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Iowa Outdoors News Packet

Conservation news about fish, wildlife, parks and forestry and other related topics including the Natural Resource Commission (NRC) agenda and minutes. Iowa Outdoors news is published every Tuesday and will posted on our website as both news releases as well as below for archival purposes.
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These are the most recent stories published within the Iowa Outdoors news packet:

Experts Watching for Tiny Beetle That Threatens Walnut Trees
Posted: 06/26/2012
Iowa tree and bug experts are looking for the presence of a beetle that could cause problems with Iowa’s valuable black walnut industry. 

Thousand cankers disease is specific to walnuts and has been confirmed in Arizona, California, Colorado, Idaho, New Mexico, Oregon, Utah, and Washington in the 1990s.  Recently, the disease has been confirmed in Pennsylvania, Tennessee and Virginia. It has not been found in Iowa.

The disease is introduced into a tree by the walnut twig beetle that carries a fungus on its body. The plant pathogen is spread under the bark of walnut trees when the beetle creates its extensive galleries. 

Multiple feeding sites inoculate the fungus in multiple places along branches, which causes cankers to develop, enlarge and coalesce to completely girdle each affected branch.

The tree dies within three to five years of showing symptoms, although the first damage may have occurred a decade before symptoms developed.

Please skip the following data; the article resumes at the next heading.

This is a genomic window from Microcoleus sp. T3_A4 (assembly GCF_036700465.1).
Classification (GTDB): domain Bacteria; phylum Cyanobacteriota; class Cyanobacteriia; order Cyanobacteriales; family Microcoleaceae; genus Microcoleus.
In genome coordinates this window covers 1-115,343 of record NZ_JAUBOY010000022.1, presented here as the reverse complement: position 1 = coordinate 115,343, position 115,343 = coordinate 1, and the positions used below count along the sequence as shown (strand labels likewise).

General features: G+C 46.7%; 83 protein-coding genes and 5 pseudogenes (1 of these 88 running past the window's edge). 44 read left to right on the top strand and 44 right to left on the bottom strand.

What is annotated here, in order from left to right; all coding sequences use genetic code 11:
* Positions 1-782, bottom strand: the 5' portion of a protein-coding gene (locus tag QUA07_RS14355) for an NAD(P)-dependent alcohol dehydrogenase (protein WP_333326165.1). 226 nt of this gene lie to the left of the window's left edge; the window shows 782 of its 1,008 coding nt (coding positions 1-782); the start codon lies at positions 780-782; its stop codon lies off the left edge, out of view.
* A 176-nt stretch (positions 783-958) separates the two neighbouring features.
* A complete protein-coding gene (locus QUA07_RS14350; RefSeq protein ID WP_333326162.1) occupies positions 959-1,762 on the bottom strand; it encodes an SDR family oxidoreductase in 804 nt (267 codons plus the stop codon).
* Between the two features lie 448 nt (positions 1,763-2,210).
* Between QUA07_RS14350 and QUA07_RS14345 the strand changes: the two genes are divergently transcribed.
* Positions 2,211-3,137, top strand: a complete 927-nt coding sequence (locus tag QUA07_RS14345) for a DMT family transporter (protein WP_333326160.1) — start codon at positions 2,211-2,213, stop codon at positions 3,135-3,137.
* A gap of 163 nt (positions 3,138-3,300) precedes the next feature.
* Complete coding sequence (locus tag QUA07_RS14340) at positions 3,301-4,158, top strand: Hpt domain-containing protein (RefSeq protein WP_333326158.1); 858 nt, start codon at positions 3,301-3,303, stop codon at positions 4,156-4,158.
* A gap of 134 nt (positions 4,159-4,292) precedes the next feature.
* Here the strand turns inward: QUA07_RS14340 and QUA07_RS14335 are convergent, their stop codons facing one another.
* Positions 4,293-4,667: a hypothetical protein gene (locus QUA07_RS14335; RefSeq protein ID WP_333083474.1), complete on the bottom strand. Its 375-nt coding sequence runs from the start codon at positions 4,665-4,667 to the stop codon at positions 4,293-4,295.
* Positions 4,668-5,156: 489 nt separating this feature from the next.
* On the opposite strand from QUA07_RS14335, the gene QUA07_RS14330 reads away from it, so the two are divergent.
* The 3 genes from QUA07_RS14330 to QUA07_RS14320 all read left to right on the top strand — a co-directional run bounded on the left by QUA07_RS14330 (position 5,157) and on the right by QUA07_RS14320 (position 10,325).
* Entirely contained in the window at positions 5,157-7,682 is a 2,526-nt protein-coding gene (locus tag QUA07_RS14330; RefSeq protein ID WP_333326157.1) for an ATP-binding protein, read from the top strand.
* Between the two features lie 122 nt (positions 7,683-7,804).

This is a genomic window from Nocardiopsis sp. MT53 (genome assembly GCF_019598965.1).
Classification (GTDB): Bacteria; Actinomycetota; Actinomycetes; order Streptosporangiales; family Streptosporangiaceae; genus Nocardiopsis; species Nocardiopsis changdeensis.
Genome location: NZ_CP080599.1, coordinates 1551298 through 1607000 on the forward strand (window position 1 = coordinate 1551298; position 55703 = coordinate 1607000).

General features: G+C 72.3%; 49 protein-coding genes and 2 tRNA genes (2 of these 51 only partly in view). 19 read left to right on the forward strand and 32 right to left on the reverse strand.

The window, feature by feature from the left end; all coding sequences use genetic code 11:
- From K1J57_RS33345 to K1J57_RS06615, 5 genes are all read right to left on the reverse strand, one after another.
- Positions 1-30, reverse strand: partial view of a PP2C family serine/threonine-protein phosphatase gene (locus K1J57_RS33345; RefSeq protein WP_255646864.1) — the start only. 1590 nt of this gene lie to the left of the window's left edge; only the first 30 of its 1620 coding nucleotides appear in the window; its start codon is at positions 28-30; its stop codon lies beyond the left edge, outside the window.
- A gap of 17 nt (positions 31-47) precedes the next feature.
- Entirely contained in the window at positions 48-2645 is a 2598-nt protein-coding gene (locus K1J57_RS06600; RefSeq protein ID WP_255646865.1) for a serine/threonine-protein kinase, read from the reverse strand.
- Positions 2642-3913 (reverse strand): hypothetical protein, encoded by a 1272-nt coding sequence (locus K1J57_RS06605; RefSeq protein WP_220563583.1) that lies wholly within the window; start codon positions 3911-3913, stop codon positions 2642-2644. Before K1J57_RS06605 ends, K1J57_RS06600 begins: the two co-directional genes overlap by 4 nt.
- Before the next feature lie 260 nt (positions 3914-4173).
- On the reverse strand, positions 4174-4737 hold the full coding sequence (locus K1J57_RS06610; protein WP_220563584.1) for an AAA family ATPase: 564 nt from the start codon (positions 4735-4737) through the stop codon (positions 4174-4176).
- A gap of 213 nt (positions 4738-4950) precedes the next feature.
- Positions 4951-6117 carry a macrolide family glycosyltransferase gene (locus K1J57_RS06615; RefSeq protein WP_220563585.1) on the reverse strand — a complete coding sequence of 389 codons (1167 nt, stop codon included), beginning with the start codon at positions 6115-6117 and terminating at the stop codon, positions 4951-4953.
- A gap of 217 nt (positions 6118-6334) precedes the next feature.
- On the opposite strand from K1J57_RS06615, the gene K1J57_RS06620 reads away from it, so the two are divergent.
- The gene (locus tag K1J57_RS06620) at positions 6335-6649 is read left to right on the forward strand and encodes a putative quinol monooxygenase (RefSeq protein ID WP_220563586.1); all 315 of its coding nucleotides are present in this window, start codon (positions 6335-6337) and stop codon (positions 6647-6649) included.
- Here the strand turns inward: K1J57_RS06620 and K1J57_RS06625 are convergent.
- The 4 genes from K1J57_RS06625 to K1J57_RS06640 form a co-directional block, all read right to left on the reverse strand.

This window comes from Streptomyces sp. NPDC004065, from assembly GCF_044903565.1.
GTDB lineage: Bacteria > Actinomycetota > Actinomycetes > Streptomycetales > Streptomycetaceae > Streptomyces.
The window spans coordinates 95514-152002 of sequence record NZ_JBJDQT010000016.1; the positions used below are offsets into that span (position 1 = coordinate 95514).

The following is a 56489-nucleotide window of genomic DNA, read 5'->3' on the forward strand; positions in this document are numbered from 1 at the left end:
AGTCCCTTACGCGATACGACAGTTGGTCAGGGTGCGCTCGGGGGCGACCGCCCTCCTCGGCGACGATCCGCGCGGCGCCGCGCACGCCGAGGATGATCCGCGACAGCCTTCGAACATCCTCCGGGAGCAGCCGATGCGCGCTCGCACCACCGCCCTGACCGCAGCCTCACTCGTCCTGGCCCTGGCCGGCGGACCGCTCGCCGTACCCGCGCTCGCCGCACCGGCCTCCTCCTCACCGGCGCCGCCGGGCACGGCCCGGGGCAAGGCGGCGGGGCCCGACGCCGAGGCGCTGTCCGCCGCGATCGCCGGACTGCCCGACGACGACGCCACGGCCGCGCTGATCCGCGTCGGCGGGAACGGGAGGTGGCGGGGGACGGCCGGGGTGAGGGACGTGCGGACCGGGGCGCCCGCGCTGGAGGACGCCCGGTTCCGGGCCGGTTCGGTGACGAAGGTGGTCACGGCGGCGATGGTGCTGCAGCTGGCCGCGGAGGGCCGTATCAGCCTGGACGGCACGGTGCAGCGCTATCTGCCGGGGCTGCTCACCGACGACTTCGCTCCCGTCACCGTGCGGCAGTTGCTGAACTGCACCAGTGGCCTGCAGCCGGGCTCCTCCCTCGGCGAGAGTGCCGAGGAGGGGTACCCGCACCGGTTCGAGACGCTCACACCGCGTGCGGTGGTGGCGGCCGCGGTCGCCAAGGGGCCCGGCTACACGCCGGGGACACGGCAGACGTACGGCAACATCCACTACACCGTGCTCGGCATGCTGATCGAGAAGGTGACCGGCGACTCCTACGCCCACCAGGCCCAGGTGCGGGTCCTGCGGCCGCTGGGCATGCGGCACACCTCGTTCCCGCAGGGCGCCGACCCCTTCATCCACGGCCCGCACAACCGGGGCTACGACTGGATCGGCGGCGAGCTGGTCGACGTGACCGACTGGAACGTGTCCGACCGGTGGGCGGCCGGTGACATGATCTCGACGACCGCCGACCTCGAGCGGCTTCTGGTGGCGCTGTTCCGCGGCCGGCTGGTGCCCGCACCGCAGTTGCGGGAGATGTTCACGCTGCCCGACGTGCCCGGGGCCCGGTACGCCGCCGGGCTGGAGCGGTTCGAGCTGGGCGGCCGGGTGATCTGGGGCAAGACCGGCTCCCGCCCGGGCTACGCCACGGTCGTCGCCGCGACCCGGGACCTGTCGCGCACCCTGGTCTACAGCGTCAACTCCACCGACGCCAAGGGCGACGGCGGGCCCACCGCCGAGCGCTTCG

Tivon Feeley, forest health program leader with the Iowa Department of Natural Resources, said special traps specifically targeting walnut twig beetles have been placed all over Iowa near state parks, county parks, sawmills, and in communities.

The traps contain a pheromone card to attract the beetles.  Once inside, the beetles die. The samples are examined for the presence of the walnut twig beetle.  He said the traps are noticeable and that to prevent losing any insect samples, he asked that they be left alone.

Funding to conduct the surveys for the walnut twig beetle and thousand cankers disease is being provided by the Iowa Legislature through the Iowa Forest Health Initiative and from the U.S. Forest Service.

“Walnut twig beetles are really small and if someone would open one of these traps, we will likely lose any samples collected,” he said. Samples will be examined and any potential walnut twig beetles will undergo further testing looking specifically for the fungus.

 “This is only a precautionary step.  We have not found a walnut twig beetle in Iowa at this time, and it is important to note that not all beetles carry the fungus,” Feeley said. 

 “This is another example of why we say don’t bring in wood from out of state.”

 The Iowa Department of Natural Resources is working with the Iowa Department of Agriculture and Land Stewardship, Iowa State University Extension and Outreach and the U.S. Forest Service.




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